Multistory Data Centers On The Rise In Dense Markets
With land growing scarce in the leading data center markets, expect to see data centers grow taller, denser and more sophisticated.
2020 was a record year for data center development, and industry players expect the growth to continue even in the event of a prolonged economic recession. According to a recent survey by Turner & Townsend, 85% of data center professionals predict that construction demand in 2021 will be even higher than it was last year, and a majority don’t see a recession slowing down demand.
Northern Virginia, the world’s largest data center market, may serve as a bellwether for development trends.
“We’ve been anticipating and encouraging more efficient land use, and taller data centers, as land has become more scarce,” said Buddy Rizer, executive director of economic development for Loudoun County, Virginia. “Anywhere between three to five stories probably makes a lot of sense.”
Equinix, a colocation giant, is among the companies looking to go vertical. On its DC21 campus in Ashburn, Equinix is planning a fleet of four-story data centers to complement its existing facilities.
“In the primary core markets, we’re looking at four-story buildings. Even for rural locations, we’re looking at two-story facilities, and that is without question increasing the power density,” said Neil Sheehan, principal at Sheehan Nagle Hartray Architects, which designs data centers in the U.S. and Europe.
Density comes with two main benefits: One, it increases the amount of power a developer can pack into a single site. It also improves network connections by decreasing the distance between sites, which in turn lowers latency.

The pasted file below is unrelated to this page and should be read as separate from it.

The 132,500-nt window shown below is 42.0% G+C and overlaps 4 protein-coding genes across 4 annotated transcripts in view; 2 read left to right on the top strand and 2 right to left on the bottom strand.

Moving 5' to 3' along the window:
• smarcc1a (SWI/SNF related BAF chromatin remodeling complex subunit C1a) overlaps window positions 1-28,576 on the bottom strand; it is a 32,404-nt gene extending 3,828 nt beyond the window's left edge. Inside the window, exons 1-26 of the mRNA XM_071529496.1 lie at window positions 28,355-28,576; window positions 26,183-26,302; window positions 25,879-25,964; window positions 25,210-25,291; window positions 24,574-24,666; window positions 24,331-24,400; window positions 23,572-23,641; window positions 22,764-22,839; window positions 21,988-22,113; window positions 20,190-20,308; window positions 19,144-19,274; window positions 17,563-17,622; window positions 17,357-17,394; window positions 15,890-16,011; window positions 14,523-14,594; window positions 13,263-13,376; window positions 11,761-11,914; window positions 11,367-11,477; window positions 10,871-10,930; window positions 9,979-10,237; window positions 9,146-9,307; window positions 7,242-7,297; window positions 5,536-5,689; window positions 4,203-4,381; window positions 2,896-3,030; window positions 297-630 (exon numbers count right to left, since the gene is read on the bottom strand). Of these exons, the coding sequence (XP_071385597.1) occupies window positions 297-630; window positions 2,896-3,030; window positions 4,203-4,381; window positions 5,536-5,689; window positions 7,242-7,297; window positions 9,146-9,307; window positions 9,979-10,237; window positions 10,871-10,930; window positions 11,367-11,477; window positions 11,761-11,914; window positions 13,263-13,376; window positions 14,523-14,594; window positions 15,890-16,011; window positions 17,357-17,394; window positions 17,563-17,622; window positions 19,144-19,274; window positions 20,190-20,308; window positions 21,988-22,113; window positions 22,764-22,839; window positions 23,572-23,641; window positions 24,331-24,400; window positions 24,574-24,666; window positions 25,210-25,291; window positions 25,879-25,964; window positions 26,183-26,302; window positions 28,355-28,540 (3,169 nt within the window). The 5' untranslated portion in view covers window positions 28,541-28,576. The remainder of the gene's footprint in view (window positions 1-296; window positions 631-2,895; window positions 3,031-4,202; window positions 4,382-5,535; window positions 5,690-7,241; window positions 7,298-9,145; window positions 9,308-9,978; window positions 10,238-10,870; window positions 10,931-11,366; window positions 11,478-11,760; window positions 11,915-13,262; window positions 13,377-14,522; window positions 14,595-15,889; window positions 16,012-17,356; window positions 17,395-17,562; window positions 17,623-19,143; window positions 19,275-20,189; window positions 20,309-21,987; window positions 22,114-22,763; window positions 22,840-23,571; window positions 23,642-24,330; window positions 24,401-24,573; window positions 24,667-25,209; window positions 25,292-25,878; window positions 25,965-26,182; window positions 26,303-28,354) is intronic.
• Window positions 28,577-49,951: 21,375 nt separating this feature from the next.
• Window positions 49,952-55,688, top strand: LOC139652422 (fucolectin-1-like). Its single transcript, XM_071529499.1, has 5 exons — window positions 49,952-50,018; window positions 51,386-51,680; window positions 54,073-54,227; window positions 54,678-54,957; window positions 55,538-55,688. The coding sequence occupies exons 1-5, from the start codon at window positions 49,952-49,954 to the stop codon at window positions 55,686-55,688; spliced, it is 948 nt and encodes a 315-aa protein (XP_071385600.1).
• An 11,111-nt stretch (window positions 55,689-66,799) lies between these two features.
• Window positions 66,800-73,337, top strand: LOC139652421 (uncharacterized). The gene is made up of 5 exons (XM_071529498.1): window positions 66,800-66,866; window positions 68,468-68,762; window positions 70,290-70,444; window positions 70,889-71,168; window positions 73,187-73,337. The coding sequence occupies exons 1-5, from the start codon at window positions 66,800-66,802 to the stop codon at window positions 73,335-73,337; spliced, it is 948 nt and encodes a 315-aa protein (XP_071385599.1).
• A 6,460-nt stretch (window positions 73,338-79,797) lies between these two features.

With demands on data consumption rising, builders are also figuring out how to future-proof data center facilities, as well as to navigate a skill shortage in the growing but still specialized field of data center development.
“We’re also seeing the power demand on the data floor rising. That’s something that everyone in the market has anticipated for many years, but over the past couple of years we’re really seeing that kick in,” Sheehan added. “There is some uncertainty in the market about how much of that demand for power is going to increase. ... If you didn’t anticipate the increase in power, you may not be serving the client.”
There are other market forces affecting how data centers are built today. One is an increasing demand for renewable energy, which, on some development sites, could mean on-site installation of solar panels. That’s a tricky engineering problem, Sheehan added.
“There are developers presently looking at strategies for developing not only the data center campus but the power to feed the data center campus at the same time,” he said. “All of that power generation can’t just stand by itself; it has to tie into the grid as well, and the complexity of how that dedicated power source connects with local and regional infrastructure is an interesting challenge.”
With data center demand running high and capital pouring into the sector, builders are balancing timing, budget and a need for innovation, added Whitney Villalobos, head of industrial, high-tech and manufacturing at Turner & Townsend.
“Schedule is king, budget is very important, and a lot of these providers are chasing innovation,” Villalobos said.
But to some extent, broad-based innovation is constrained by the “insular” nature of the data center industry, where demand for skilled talent and contractors far outpaced the available supply of labor. That’s playing out in higher costs and other challenges on builds and is one of the primary challenges facing the industry this year, Villalobos added.
“As the labor market is constrained and demand is increasing, [developers are] unable to find enough people with experience in the industry,” she said. “Upskilling a local force is going to be key going forward.”